I must recognize the death this past weekend of Manzarek, keyboard player for The Doors. Hardly a sideman, he added more than his share to their sound. He was also the most steadying influence this volatile rock band ever had.
As a classically trained musician, he performed relatively difficult rock keyboard parts well, but I would think he also had a major role in writing the music (writing credit was generally shared). If one reviews The Doors membership and the instruments they played, you'll see that, very rare for a rock band, they had no bass player: Manzarek also played the bass line on his keyboards for most of the pieces.
In the history of rock 'n roll, Manzarek has a prominent place. The late Sixties/early Seventies was the heyday period for featured keyboards, and his performances were right in the heart of that movement, which burst into full flame with progressive rock and the full emergence of the synthesizer after Jim Morrison died in 1971 and The Doors ended their meteoric career in 1973.
After Morrison, Manzarek largely faded from view for quite a long time, while admiration for the Doors' music re-emerged periodically as each new generation discovered its subversive appeal. Praise for their music was mingled with hero worship of Morrison the rogue, and Manzarek's role became witness and explainer of his sometimes inexplicable lyrics and behavior. He did reunite with guitarist Robbie Krieger in the later years to play the old favorites.
As keyboard player and part-time vocalist in an early-Seventies cover band, Manzarek was one of my role models and heroes (he also sang, as needed, especially after Morrison's death or when he was too trashed to perform properly). I learned note-for-note the opening/closing organ solo on "Light My Fire"--that was pretty much required at the time, and, as for the longer solo in the middle, I basically knew where I needed to start and end up (for the segue to the guitar solo) and faked my way through the rest OK. Doing the vocal part was more of a challenge, though I certainly wasn't going to go the Jose Feliciano short-cut route. I didn't have the whiskey-hardened tone of Morrison nor a fully-formed baritone, though I could yell a pretty good "Try to set the night on fire!"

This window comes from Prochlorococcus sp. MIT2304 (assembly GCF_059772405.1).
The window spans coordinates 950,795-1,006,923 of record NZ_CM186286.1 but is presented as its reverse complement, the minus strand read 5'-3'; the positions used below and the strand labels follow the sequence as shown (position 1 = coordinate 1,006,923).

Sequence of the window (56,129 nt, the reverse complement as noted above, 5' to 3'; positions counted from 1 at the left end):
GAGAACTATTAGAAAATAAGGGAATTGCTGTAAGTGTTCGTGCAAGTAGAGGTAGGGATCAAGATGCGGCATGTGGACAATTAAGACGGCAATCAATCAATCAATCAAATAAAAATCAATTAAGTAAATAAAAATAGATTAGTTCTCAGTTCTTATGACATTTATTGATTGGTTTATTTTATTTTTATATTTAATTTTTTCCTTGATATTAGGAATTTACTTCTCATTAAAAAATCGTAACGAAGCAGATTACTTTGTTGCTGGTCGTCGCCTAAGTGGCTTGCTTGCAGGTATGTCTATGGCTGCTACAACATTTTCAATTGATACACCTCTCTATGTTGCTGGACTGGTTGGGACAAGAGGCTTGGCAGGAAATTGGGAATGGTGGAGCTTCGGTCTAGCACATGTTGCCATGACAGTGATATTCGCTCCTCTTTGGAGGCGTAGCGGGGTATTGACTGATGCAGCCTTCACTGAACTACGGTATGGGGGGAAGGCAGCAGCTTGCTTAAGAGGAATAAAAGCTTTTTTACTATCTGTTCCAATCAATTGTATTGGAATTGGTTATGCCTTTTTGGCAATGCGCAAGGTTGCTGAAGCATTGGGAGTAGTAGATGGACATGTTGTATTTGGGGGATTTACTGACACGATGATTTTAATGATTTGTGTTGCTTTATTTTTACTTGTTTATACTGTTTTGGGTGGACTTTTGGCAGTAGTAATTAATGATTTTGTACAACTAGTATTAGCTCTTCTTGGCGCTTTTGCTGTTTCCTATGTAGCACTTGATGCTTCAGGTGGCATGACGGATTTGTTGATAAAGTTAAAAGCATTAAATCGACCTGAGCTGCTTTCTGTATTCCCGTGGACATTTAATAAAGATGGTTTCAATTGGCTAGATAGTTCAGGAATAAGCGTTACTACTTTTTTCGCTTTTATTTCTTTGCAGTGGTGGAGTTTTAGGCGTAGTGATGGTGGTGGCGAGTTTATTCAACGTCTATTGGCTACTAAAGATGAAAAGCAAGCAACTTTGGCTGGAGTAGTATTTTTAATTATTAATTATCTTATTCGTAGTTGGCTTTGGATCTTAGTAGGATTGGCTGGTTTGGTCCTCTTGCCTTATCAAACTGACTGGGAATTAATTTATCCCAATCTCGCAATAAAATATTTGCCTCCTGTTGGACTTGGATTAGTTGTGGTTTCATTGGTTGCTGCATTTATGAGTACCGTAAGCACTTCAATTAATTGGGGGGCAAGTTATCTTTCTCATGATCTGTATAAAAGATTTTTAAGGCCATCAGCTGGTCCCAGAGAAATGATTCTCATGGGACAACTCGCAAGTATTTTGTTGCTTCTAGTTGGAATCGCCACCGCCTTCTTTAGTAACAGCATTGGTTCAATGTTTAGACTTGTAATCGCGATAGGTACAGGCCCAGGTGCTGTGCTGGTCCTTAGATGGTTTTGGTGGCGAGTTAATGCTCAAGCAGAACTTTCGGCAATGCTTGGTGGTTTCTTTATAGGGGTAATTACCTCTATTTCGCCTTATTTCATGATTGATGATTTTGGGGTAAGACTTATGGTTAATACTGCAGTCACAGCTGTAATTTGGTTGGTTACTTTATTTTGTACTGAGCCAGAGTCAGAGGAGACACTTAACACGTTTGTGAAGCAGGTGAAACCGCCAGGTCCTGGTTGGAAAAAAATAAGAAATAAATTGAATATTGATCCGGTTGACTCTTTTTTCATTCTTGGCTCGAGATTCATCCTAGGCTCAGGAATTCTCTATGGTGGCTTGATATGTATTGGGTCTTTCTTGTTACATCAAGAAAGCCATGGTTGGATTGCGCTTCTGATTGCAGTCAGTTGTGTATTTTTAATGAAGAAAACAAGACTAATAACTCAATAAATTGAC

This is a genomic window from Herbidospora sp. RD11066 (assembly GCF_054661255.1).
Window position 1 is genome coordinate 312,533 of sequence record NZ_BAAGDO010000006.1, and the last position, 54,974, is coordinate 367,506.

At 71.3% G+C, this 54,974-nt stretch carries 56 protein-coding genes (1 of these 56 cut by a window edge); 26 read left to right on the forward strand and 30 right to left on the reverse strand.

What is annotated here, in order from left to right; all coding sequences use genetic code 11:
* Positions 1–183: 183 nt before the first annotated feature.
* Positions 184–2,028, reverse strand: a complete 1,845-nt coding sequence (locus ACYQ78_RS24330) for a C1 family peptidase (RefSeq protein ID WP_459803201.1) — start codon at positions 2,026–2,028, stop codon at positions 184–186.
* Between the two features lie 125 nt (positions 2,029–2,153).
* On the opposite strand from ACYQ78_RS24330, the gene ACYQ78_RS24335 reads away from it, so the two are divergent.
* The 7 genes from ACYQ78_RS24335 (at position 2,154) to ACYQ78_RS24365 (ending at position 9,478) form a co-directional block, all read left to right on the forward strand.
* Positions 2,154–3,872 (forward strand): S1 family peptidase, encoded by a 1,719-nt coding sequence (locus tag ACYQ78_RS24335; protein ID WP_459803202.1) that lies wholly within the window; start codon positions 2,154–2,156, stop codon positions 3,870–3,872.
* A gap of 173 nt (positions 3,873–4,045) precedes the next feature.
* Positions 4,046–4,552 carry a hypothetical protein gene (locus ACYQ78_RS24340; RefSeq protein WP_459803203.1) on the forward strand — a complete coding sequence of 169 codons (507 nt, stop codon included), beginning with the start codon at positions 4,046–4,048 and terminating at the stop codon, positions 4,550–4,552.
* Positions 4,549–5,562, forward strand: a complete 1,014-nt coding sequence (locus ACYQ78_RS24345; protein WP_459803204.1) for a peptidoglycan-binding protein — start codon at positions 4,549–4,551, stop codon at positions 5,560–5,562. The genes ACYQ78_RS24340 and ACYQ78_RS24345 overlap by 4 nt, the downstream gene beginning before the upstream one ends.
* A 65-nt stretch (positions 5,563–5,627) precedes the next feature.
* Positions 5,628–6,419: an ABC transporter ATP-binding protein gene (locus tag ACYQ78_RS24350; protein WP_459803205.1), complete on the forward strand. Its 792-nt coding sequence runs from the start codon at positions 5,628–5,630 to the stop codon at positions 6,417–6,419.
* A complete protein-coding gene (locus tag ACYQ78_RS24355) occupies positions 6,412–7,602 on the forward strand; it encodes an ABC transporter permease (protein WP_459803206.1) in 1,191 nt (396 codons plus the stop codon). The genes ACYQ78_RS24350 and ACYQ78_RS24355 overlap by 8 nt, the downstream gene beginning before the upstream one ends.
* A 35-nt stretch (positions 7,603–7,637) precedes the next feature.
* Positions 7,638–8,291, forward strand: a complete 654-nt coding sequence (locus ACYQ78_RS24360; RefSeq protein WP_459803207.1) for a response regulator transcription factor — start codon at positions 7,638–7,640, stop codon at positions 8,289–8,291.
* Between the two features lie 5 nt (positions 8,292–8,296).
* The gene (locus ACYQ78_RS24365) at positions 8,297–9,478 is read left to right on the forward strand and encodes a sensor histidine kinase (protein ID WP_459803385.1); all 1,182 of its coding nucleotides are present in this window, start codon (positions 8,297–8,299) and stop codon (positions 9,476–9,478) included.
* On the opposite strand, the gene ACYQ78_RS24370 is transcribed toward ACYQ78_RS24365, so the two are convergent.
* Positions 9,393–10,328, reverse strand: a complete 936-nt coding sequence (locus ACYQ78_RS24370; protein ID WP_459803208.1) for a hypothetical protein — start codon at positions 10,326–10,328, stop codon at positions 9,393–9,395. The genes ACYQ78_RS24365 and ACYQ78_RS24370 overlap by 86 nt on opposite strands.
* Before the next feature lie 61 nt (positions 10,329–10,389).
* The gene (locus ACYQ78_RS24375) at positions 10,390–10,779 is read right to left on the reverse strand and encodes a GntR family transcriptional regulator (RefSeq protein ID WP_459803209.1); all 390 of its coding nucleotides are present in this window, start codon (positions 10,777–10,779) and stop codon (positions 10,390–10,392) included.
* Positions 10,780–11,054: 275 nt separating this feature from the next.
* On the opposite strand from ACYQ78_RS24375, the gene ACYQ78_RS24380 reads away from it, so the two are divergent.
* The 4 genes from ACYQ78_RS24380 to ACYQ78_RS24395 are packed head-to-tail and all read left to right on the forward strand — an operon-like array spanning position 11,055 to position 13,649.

Anyway, thanks, Ray! I would say he did a real fine job of maintaining both his professionalism and his public support for the Doors' transgressive philosophy, all the way through "UNTIL THE END!"
My favorite Doors songs: "Break on Through" (their first single), "Five to One", and "L.A. Woman".